We’ve still got the dust on our feet from our pilgrimage, and seeds in our souls that will blossom in the years to come. Here’s Jeanne’s take:
It has been a long year to get to this point about hard to believe our pilgrimage to Ireland is over. After selecting a place to research and travel to, the youth did many reports on different areas of Ireland. These were based around Saint’s Patrick, Brigid and Kevin, as well as the history of how Christianity was brought to Ireland and how Celtic Spirituality grew and flourished.
I have been on one other pilgrimage with the St Pauls Youth. That was to Italy in 2002. While that was a wonderful experience and great spiritual trip, I really think this trip was amazing in terms of the spiritual nature. The things we did and saw really solidified what we had learned. This was shown through the group during our evening meetings, which the youth led. Each evening they chose journal prompts and a check in, as well as a discussion topic based on the day’s activities. I was amazed and proud of the insight of our youth. I can easily say they have all truly learned and grown from this experience In a spiritual way, as Suzanne, Pete, and I.
It was a great pleasure to travel with the YAC group from St Paul’s this year. Many in this particular group has been together since they were babies, but they all have a real true bond no matter when they joined the group. They watch out for each other and keep each other on point. And I am especially grateful to have 9 closer friends than when I left. I look forward to keeping up with all of them as many leave the nest of home for college. As for the ones who remain at home this year, I look forward to getting together with through the next year.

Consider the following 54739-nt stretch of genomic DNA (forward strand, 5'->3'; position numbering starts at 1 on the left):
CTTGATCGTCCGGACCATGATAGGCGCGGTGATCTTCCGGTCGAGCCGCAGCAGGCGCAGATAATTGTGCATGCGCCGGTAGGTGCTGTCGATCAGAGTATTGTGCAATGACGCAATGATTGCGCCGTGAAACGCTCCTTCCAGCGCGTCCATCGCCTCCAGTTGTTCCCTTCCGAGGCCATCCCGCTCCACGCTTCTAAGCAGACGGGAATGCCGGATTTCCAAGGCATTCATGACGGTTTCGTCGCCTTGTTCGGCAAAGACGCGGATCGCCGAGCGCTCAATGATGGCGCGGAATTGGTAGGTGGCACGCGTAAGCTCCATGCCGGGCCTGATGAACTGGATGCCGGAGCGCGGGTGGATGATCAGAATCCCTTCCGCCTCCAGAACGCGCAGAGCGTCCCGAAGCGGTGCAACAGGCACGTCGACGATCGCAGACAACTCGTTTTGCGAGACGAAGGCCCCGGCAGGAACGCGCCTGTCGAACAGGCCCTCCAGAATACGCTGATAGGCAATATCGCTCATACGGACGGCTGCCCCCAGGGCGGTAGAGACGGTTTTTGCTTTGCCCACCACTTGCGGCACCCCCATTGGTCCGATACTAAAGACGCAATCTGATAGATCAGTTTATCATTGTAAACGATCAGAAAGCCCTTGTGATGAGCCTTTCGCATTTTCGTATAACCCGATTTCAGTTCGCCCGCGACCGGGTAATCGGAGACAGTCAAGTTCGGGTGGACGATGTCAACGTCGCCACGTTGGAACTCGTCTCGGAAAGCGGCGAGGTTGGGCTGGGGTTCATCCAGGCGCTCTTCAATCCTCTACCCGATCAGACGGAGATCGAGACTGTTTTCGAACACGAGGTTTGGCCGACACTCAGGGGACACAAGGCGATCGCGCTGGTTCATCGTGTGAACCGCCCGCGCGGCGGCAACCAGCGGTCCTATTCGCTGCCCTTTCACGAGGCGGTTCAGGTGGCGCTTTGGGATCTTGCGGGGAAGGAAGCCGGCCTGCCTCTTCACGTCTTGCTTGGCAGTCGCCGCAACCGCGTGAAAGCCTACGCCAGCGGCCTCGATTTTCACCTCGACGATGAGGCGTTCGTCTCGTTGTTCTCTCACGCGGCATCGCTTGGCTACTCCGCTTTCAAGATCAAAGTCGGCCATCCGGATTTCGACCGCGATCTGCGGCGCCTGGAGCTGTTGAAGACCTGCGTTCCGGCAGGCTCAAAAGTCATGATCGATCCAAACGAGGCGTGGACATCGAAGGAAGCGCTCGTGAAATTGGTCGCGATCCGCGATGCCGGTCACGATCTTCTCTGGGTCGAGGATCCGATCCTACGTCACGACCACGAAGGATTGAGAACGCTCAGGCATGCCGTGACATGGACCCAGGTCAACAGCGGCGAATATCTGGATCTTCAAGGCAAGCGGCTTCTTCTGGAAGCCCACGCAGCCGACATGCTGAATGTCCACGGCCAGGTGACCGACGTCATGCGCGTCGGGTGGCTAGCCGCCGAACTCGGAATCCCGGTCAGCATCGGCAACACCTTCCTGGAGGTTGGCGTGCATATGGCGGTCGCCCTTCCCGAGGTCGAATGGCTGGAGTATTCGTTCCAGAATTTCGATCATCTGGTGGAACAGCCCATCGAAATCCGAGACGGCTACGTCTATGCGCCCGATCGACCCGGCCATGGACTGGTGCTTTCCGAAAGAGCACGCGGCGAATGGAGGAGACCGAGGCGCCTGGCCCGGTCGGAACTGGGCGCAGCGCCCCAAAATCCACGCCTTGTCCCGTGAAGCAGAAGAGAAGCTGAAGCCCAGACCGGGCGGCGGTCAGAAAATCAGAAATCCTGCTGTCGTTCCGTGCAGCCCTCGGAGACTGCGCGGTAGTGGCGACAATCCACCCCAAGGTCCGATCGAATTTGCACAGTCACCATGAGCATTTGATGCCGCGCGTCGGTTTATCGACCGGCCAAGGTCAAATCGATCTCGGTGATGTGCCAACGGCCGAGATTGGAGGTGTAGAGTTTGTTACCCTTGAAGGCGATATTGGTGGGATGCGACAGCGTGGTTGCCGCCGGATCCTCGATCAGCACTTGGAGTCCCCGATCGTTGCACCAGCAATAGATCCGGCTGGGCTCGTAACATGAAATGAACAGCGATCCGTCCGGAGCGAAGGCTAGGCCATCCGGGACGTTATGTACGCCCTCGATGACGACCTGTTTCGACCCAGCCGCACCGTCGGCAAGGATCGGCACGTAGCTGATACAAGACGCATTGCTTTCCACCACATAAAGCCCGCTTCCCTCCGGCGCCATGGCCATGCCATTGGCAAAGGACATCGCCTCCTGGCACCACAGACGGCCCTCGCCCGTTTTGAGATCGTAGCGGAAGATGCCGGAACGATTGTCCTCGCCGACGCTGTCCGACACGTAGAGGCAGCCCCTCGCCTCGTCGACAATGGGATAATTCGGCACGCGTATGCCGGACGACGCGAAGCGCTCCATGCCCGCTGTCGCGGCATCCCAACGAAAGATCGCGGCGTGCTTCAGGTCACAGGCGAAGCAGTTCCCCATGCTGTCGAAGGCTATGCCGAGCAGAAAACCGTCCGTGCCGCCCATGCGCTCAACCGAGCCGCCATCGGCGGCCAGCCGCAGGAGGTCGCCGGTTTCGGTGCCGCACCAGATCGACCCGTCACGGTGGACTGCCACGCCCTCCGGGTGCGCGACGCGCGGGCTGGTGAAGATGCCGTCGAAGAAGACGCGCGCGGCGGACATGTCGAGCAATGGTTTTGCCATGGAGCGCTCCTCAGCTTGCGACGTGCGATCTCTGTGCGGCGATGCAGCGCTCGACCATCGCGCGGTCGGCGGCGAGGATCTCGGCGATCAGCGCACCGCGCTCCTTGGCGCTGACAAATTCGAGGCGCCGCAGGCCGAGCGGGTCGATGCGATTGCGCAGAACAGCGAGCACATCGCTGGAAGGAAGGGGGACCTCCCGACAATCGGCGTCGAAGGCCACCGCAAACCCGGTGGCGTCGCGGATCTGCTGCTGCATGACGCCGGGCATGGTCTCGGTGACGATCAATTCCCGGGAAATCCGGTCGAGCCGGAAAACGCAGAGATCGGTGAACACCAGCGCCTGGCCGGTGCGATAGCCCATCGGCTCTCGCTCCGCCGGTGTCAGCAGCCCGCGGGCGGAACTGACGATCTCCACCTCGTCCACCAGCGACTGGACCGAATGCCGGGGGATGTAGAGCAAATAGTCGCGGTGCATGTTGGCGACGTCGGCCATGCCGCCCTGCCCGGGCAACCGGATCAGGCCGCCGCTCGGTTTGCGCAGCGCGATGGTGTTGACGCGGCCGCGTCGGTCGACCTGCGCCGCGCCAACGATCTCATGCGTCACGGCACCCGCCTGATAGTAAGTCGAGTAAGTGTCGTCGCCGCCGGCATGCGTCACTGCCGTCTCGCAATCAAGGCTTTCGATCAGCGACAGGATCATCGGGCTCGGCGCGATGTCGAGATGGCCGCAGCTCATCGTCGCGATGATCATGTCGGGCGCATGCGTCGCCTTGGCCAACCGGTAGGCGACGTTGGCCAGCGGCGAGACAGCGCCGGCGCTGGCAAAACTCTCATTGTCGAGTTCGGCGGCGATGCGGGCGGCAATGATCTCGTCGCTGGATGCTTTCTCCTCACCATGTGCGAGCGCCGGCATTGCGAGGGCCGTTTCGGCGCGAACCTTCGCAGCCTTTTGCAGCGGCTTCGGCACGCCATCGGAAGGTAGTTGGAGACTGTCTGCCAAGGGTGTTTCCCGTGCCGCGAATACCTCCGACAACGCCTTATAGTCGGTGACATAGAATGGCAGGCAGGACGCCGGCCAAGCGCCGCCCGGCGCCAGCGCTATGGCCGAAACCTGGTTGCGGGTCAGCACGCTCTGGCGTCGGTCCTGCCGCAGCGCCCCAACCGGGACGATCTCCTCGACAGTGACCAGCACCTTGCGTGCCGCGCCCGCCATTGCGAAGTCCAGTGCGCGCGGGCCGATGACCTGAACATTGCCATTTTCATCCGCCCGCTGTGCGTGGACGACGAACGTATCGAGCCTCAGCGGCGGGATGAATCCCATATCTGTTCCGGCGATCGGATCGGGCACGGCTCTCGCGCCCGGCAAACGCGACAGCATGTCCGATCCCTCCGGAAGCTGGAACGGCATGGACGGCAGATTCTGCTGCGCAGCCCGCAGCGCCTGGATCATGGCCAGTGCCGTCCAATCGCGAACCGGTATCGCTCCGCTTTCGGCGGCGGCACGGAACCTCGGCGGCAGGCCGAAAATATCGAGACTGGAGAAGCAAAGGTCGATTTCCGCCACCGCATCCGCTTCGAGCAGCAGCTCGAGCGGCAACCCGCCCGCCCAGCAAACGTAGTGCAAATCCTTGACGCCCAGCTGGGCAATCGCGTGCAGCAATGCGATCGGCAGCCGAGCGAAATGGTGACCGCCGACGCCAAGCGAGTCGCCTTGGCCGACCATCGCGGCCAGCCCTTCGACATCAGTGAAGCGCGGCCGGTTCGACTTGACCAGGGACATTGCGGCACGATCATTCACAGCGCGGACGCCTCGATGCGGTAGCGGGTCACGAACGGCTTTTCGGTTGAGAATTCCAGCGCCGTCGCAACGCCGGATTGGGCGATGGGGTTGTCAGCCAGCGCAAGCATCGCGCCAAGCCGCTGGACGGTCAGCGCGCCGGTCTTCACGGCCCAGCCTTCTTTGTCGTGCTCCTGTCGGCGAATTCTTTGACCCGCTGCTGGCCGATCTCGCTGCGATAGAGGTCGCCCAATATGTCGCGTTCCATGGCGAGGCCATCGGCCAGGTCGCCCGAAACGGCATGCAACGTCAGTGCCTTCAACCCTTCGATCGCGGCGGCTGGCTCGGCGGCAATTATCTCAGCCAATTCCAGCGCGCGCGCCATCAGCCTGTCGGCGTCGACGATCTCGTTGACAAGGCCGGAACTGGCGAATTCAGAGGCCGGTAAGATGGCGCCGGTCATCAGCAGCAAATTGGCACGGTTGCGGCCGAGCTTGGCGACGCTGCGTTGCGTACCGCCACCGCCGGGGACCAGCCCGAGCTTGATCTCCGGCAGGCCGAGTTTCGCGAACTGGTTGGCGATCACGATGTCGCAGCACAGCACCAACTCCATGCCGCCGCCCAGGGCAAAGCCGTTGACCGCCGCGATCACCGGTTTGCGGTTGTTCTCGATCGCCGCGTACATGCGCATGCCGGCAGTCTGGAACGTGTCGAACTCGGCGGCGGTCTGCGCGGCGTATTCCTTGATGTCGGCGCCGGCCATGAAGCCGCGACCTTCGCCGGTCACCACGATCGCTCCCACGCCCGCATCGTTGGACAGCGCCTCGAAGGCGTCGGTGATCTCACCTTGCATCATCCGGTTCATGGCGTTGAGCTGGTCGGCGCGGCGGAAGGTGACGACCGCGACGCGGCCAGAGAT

Enjoy a post-trip reflection from one of our mentors on the trip!
Here’s Suzanne’s take:
My trip to Ireland with St. Paul’s youth was a true gift to my spirit. To travel with seven bright teens and to study the lives of the Saints who introduced Christianity to Ireland and preserved the Gospels thru their ancient manuscripts was amazing. Our journey was active which was perfect for our energetic group. We climbed Croagh Patrick, the sacred mountain where St. Patrick fasted 40 days and 40 nights on the summit. This hike has been faithfully continued since. On the Aran Islands we cycled Inis Mor, a primitive and beautiful Island in the rough Atlantic. We experienced a Bronze Age fort and an ancient monastery walking in the shoes of the early Christians. In Kildare, home of Saint Brigit we climbed to the top of an ancient round house where the monks would take refuge when attacked. In Dublin we were introduced to the Celtic traditional games played for centuries by all Counties in Ireland. Hurling combines hockey, soccer and golf for an aggressive and active sport. Although awkward, we attempted these sports. Every evening we spent time reflecting on our day, noting thin places. These sessions were led by alternating members, creating questions to consider, discuss, journal and share. Insights were passionate bringing our community into intimacy with one another and God’s spirit. This was definitely the trip of a lifetime for me, Pete Nunnally , Jeanne LeFever and our St.Paul’s pilgrims. On a personal note, my favorite ancient city was Glendalough. This 10th century village is amazingly intact providing insight into the lives within this community. Thank you St.Paul’s Episcopal